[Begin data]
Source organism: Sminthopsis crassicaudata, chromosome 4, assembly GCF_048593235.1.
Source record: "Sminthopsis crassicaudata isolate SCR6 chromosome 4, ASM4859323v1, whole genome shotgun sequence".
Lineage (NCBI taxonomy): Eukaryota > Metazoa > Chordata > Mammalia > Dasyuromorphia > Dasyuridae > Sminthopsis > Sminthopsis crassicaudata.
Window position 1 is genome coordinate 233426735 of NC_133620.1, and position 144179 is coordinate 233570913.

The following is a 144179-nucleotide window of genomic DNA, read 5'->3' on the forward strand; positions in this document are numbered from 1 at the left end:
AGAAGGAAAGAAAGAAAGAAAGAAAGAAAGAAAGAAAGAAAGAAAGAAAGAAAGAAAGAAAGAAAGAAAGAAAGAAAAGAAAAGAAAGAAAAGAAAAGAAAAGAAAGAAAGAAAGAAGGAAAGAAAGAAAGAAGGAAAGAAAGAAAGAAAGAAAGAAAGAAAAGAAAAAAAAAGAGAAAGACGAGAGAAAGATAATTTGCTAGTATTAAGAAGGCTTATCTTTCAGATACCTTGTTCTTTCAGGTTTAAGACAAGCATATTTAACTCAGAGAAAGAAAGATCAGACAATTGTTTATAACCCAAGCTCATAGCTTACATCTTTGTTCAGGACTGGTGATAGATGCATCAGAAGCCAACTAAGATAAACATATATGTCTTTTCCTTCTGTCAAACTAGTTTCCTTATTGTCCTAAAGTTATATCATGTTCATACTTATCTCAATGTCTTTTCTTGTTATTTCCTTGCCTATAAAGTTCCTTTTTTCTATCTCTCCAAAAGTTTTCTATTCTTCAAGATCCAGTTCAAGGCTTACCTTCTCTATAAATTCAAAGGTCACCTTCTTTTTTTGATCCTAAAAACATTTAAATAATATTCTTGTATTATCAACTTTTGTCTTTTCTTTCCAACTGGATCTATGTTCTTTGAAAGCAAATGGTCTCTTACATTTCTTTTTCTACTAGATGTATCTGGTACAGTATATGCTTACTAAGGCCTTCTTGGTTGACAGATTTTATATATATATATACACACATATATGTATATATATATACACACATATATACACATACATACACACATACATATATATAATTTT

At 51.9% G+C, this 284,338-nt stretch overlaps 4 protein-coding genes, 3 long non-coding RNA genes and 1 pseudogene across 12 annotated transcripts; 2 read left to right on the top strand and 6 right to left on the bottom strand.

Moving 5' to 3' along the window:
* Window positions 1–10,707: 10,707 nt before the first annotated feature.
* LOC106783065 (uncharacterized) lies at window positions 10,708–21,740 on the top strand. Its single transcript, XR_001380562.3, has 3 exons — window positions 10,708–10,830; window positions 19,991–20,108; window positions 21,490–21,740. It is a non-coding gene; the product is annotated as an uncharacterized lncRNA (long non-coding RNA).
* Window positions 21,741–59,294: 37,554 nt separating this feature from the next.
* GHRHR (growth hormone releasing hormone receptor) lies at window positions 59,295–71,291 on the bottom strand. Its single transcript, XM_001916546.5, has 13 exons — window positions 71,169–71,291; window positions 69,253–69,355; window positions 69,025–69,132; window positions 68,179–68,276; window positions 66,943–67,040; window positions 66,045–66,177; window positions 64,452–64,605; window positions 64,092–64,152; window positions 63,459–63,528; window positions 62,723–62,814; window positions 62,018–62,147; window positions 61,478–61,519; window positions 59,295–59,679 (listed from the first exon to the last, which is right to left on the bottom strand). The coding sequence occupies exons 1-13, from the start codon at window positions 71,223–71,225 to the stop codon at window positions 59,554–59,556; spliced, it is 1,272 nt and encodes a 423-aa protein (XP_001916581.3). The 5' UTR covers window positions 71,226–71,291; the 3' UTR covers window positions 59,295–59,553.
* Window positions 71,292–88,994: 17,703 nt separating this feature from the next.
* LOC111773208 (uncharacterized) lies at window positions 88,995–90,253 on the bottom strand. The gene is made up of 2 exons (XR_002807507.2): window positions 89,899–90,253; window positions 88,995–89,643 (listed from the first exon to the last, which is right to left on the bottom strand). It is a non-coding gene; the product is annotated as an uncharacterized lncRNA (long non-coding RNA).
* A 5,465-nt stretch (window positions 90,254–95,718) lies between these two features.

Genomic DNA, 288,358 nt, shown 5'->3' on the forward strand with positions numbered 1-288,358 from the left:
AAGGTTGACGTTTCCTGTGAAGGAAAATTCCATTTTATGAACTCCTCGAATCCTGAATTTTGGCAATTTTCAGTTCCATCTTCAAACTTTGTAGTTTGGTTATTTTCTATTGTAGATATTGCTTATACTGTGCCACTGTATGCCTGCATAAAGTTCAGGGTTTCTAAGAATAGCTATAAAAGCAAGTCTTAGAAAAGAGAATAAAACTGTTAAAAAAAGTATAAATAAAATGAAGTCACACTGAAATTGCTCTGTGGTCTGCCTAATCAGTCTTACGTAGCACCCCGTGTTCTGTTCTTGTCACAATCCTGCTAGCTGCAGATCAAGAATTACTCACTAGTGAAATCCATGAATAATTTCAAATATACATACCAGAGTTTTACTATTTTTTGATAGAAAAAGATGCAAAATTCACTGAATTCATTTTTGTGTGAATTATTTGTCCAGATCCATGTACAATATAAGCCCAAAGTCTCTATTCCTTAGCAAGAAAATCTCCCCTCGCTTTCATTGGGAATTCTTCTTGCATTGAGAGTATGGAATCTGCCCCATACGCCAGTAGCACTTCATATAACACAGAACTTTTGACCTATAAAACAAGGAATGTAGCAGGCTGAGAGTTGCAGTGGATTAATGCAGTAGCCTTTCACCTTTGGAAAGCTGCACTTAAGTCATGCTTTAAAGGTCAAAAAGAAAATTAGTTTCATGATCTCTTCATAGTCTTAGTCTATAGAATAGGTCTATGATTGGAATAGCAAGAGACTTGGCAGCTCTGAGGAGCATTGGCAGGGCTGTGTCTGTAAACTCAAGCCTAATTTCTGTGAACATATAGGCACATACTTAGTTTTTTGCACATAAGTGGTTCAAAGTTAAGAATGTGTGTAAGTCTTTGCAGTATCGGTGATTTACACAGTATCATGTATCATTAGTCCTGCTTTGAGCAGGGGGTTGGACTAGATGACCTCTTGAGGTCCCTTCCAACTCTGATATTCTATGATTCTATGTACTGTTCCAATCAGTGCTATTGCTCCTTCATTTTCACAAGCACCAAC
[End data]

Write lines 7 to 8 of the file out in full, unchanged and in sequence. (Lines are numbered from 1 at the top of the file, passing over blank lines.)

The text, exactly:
At 51.9% G+C, this 284,338-nt stretch overlaps 4 protein-coding genes, 3 long non-coding RNA genes and 1 pseudogene across 12 annotated transcripts; 2 read left to right on the top strand and 6 right to left on the bottom strand.

Moving 5' to 3' along the window: